The term “biofeedback” may bring to mind the feel-good generation of the 1960s and the experimental attitude of the time. Some people may not realize that biofeedback actually does have some useful applications.
Biofeedback got its start in the 1960s when researchers were studying how much control people could exert over their involuntary bodily functions such as blood pressure and heart rate. The hope was that scientists would eventually figure out ways for people to use their minds to control virtually every aspect of physical function using their brainwaves. This has proven impossible, but certain physiological responses have been shown to respond to mental control. Biofeedback uses sensitive instruments to read a subject’s reactions to factors such as stress, and then they seek to modify these responses by teaching the person to change their thinking.
Biofeedback is especially useful in helping people learn to deal with stress in a healthy way, and it therefore also helps to relieve a variety of stress-related illnesses. Some of these include high blood pressure, migraine headaches, and digestive problems. The patient and biofeedback specialist work together to retrain the patient to control their responses. The biofeedback machines let the specialist know how well the patient is able to exert control, and then this information is used to modify the exercises he or she teaches the patient. A general philosophy behind biofeedback is that a person’s reaction to stress has a profound physiological effect and can cause all kinds of disease and discomfort.
How Biofeedback Works
Biofeedback is the use of electronic devices for the monitoring of unconscious physical activity so that an individual can see how their body functions and what patterns have developed in their systems’ response to different stimuli. The idea is that understanding these habitual patterns will allow the person to then take steps to change these patterns to reduce symptoms associated with different diseases and disorders. How does biofeedback do this?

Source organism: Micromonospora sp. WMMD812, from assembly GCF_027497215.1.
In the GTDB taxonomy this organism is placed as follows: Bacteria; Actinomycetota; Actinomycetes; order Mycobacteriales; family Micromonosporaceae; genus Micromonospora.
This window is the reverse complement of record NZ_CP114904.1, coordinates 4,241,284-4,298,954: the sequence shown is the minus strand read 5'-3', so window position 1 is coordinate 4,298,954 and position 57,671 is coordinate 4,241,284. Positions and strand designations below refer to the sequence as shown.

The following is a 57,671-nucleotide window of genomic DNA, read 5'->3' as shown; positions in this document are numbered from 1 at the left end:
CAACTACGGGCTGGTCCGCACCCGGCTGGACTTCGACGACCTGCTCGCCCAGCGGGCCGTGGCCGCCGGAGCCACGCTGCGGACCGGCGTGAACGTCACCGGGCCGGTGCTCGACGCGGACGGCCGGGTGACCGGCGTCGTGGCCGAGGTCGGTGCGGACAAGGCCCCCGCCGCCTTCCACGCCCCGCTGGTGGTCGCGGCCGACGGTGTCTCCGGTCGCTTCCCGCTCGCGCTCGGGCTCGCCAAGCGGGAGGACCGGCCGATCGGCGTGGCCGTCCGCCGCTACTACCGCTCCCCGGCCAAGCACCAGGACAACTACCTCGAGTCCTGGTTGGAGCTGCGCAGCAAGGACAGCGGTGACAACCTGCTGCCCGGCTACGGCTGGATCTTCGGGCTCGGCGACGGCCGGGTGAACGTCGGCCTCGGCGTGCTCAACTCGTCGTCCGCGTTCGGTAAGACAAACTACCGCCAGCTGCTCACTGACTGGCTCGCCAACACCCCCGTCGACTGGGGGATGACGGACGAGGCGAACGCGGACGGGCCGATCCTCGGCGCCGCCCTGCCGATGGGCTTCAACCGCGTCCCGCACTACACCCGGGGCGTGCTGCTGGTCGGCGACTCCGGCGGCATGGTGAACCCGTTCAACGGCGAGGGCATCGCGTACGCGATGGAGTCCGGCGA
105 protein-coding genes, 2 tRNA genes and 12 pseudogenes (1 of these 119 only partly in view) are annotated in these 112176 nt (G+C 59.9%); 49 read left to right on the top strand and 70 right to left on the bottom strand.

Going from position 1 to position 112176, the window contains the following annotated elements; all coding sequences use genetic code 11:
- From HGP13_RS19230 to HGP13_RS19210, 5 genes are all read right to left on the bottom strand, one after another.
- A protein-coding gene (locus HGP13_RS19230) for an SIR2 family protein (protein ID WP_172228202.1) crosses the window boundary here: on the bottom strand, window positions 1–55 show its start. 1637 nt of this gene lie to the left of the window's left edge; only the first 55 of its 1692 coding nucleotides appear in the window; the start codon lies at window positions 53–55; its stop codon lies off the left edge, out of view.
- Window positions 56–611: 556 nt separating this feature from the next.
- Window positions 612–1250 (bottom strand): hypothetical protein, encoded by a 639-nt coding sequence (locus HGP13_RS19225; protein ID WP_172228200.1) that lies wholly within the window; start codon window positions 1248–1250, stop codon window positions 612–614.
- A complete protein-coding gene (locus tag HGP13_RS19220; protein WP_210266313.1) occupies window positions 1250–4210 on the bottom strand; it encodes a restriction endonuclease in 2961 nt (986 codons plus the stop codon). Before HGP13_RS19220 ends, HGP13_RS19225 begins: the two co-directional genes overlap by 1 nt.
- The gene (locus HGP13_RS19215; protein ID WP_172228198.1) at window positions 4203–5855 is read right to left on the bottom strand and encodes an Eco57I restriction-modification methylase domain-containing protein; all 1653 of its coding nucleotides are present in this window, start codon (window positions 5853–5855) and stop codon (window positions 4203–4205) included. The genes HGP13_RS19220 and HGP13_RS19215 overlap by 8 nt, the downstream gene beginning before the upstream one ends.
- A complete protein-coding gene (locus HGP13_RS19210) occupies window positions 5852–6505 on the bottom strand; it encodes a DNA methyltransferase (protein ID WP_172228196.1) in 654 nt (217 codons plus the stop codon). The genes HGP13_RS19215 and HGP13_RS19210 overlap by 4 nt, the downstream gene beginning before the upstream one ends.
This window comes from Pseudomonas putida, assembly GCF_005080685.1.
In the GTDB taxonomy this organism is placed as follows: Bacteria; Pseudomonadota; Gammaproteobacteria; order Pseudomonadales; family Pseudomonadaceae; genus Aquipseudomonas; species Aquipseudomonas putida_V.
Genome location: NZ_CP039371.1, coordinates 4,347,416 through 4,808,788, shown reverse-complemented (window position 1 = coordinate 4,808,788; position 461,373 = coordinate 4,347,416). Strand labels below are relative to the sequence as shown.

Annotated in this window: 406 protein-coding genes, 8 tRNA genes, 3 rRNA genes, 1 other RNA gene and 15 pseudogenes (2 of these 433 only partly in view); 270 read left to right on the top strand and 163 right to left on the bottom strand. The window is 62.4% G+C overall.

Your body develops habitual reactions to stress that can be detrimental to your health and overall well-being. For example, a person may carry a great amount of tension in their neck and shoulders without even realizing it. When under a lot of stress, they may walk with their shoulders held up almost by their ears, completely unaware that they’re so tense. One biofeedback device is able to read the levels of tension held within a muscle, and this device can tell an individual if they are holding tension anywhere and, then, as they attempt to perform exercises to decrease the tension, this device can let them know how well the exercises are working.
Heart rate and respiration patterns are other indicators of stress and anxiety, and biofeedback taps into these processes as well to determine habitual stress responses and how to modify them. Again, the process of biofeedback is relatively simple. First, an individual uses certain biofeedback devices to determine their respiratory and cardiovascular habits in response to stress, and then they perform exercises prescribed by an expert in biofeedback while using the machines to help determine effectiveness.
Changing physiological habits that have developed over long periods of time can be unnerving at first. The body and mind are used to one way of doing things, and, even if this habit is harmful, it can be difficult to change. Once the process begins, though, the change usually shows itself to be rewarding in reduced stress, anxiety, and sleep difficulty. Most people feel a sense of empowerment as they take control over their stress and tension while having positive feedback as the exercises take effect. In essence, they can see that what they are doing is working, and this motivates them on to new changes for better health.